Poverty, by William Strang R.A. (1859-1921). 1885. Courtesy of Michael Blaker. Source: Blaker 31. [Click on the image to enlarge it.]

Strang is known for his pictures of the socially disadvantaged as well as for his portraits of the successful and eminent. Here, a poor family occupies this narrow space in an attic room. Seated on the right is a barefooted skeletal man: he still has his hat on, so has perhaps has just come in, and taken his shoes off his aching feet. His lowly trade is represented by the empty basket in the right foreground, its strap lying loose on the floor. On the bed behind him, only one thin arm in clear view, lies an even more skeletal figure, probably his sick wife, while facing away from them both, a child eats or plays on the bare floorboards. There is a small saucepan at the fireplace. We can guess that the child knows no other life than this. There are no expectations here of change for the better.

Compare this rendition of a poor man's life with Thomas Faed's earlier, influential oil-painting Worn Out (1868). There are several points in common, suggesting that this work by a fellow-Scotsman might have been at the back of Strang's mind: an attic room with a sloping ceiling, small fireplace and bare wooden floor; a bag with its trailing strap; a man in his outdoor clothes, too weary or too poor to have changed into different ones, on a chair by a bed. But in Faed's painting the figure in the bed, covered with old newspapers and a coat, is the child, bathed in light, and there is a vase on the window-ledge with flowers in it, and a fiddle hanging on the wall. The man is asleep, not sunk in the stupor of despair. It is a pitiful scene but (unlike Strang's) one which has some sentimental touches, and a sense of human connection, too: the man's arm is on the bed and the child is turned towards him. Perhaps the father fell asleep while watching solicitously over the child. In Strang's tableau, the man has his back to the bed and the child faces away from the adults.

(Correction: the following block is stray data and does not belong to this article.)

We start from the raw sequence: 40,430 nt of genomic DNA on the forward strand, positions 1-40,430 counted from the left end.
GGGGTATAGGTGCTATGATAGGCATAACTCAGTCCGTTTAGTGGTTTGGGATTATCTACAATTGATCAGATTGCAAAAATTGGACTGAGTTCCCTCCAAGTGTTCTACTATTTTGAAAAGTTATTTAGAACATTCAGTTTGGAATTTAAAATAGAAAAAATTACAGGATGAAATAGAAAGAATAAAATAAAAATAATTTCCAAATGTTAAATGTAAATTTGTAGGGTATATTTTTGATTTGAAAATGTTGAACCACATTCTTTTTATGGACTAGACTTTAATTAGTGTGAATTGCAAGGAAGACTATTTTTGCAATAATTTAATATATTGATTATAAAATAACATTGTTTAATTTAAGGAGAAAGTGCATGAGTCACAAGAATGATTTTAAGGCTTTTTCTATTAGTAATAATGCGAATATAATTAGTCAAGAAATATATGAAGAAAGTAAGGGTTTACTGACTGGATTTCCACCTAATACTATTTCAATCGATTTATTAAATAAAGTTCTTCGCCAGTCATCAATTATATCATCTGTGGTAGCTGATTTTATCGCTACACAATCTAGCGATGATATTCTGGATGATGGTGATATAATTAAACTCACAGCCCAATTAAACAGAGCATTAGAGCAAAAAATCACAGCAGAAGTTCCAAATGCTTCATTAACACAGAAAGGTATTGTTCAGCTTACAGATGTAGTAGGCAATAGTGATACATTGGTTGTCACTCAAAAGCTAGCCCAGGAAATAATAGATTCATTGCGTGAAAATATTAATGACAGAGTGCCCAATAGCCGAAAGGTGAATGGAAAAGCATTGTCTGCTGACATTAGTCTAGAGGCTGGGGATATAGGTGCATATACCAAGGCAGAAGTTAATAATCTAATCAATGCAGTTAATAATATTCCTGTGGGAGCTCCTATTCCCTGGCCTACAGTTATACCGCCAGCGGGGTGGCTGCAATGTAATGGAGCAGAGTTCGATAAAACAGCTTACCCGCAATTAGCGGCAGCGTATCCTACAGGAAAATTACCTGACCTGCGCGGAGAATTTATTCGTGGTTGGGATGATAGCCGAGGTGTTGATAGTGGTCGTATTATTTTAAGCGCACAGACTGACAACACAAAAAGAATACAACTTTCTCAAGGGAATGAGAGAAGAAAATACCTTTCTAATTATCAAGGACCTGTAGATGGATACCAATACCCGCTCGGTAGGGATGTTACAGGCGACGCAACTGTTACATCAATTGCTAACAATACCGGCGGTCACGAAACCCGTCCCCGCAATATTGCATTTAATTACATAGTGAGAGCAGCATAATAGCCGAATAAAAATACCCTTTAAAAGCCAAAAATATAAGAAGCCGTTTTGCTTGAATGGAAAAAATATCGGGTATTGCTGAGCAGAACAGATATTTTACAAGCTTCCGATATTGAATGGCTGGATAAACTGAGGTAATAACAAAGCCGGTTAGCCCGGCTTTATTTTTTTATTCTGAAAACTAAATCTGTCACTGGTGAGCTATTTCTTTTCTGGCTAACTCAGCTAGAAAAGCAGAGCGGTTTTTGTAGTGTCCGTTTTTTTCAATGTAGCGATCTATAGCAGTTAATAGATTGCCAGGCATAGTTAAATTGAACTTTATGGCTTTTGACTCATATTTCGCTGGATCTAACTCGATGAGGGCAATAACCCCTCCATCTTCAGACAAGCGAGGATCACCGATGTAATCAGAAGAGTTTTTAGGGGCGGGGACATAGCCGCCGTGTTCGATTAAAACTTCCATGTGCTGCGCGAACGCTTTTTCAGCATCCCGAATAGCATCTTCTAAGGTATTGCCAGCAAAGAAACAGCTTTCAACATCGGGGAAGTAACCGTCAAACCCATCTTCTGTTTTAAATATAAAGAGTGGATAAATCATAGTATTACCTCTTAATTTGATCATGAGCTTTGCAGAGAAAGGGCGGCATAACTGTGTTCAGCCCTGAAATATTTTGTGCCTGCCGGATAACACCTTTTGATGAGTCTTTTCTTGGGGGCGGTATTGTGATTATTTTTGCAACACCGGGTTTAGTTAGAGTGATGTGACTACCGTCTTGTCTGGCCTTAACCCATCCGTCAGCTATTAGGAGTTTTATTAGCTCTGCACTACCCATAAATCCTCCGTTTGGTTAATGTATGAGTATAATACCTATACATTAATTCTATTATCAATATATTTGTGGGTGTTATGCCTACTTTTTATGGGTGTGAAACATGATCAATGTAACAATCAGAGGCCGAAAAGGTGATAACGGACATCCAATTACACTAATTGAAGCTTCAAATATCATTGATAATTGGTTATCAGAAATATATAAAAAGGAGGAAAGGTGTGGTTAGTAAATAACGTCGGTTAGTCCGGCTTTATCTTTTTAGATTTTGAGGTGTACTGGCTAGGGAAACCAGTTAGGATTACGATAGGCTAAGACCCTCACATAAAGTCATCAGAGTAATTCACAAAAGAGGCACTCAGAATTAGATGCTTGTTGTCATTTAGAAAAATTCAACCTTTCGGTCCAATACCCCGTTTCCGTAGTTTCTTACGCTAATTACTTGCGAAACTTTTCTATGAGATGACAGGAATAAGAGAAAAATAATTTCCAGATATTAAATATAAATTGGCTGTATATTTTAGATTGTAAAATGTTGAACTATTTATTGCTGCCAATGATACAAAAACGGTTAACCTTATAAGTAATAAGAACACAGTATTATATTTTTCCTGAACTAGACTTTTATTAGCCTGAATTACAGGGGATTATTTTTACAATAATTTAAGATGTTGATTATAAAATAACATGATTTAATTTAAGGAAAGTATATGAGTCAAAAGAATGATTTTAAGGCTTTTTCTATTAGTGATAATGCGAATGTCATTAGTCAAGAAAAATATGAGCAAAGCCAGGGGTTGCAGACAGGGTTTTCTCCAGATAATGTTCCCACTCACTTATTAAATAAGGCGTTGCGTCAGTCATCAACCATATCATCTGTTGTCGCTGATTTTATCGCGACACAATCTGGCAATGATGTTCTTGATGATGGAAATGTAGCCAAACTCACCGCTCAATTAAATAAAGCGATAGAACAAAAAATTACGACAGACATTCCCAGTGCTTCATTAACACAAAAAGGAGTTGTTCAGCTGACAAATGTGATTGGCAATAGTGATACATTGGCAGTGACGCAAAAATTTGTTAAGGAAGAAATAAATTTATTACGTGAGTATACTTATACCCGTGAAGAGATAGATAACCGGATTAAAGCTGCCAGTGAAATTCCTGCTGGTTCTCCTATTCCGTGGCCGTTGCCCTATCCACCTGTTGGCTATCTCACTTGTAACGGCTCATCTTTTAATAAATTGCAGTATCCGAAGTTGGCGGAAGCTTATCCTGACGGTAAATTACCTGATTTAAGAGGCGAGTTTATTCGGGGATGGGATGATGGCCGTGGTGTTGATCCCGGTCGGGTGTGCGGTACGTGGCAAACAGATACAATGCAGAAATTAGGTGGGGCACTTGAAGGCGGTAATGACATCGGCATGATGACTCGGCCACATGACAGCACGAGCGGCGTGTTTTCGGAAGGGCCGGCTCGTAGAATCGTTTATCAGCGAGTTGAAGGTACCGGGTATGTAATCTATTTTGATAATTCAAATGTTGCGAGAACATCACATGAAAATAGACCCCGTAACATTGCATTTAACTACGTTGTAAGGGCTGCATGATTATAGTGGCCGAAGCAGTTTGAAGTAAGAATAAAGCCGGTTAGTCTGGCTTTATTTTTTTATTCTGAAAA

Michael Blaker feels drawn to "the melancholy ... the general air of unremitting hardship that so often appears" in Strang's etchings. He finds something more subtle here, as well, and more subtly pleasing, for he notes "apart from the inescapable elements of the subject, the beautiful blacks ..., the contrasts, the disposition of shapes, the depth, and the light created by these means" (31).

Image capture and text by Jacqueline Banerjee. You may use this image without prior permission for any scholarly or educational purpose as long as you (1) credit the source and (2) link your document to this URL in a web document or cite the Victorian Web in a print one.

Related Material


Blaker, Michael. "Selections from the Editorial Collection, Part I." The Journal of the Royal Society of Printer-Etchers and Engravers. No. 8 (1986): 31-38.

Last modified 10 March 2015